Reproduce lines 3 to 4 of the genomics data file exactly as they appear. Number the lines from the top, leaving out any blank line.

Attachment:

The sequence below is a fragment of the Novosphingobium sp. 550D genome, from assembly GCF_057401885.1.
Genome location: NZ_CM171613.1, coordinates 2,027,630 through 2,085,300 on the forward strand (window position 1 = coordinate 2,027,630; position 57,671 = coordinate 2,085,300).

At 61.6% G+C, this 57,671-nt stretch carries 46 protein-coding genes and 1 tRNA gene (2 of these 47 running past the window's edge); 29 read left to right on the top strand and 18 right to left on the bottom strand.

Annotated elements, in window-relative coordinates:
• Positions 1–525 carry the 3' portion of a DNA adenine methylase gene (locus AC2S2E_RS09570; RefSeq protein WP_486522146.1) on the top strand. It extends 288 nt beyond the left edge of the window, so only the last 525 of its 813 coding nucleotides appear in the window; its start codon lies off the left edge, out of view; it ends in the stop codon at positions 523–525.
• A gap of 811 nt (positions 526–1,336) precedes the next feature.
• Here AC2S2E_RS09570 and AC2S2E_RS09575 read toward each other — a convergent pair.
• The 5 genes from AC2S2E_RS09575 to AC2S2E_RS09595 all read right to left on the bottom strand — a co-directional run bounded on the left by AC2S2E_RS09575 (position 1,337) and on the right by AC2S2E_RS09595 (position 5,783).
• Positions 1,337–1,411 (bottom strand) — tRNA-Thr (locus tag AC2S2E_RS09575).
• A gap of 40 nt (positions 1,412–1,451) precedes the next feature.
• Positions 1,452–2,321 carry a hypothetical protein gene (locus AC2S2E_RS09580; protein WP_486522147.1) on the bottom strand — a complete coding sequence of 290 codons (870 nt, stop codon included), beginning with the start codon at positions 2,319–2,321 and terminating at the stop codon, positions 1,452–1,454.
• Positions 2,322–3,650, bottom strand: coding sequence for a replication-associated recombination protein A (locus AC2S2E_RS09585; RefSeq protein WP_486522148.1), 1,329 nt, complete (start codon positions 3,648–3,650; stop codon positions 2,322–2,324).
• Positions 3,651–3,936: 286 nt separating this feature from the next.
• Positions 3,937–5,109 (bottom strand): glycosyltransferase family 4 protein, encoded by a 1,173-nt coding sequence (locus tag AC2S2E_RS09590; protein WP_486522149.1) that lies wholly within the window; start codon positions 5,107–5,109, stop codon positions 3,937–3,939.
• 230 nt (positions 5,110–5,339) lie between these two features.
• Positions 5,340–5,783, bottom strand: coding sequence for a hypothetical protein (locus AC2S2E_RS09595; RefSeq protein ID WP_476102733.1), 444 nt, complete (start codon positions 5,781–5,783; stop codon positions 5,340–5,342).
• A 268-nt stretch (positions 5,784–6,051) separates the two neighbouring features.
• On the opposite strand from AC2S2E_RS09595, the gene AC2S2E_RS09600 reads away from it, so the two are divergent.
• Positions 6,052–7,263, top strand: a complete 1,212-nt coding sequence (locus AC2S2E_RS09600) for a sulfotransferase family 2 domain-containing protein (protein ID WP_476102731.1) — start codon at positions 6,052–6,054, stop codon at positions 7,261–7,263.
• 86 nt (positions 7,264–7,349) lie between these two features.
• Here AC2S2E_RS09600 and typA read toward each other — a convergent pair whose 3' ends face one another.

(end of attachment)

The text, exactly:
At 61.6% G+C, this 57,671-nt stretch carries 46 protein-coding genes and 1 tRNA gene (2 of these 47 running past the window's edge); 29 read left to right on the top strand and 18 right to left on the bottom strand.

Annotated elements, in window-relative coordinates: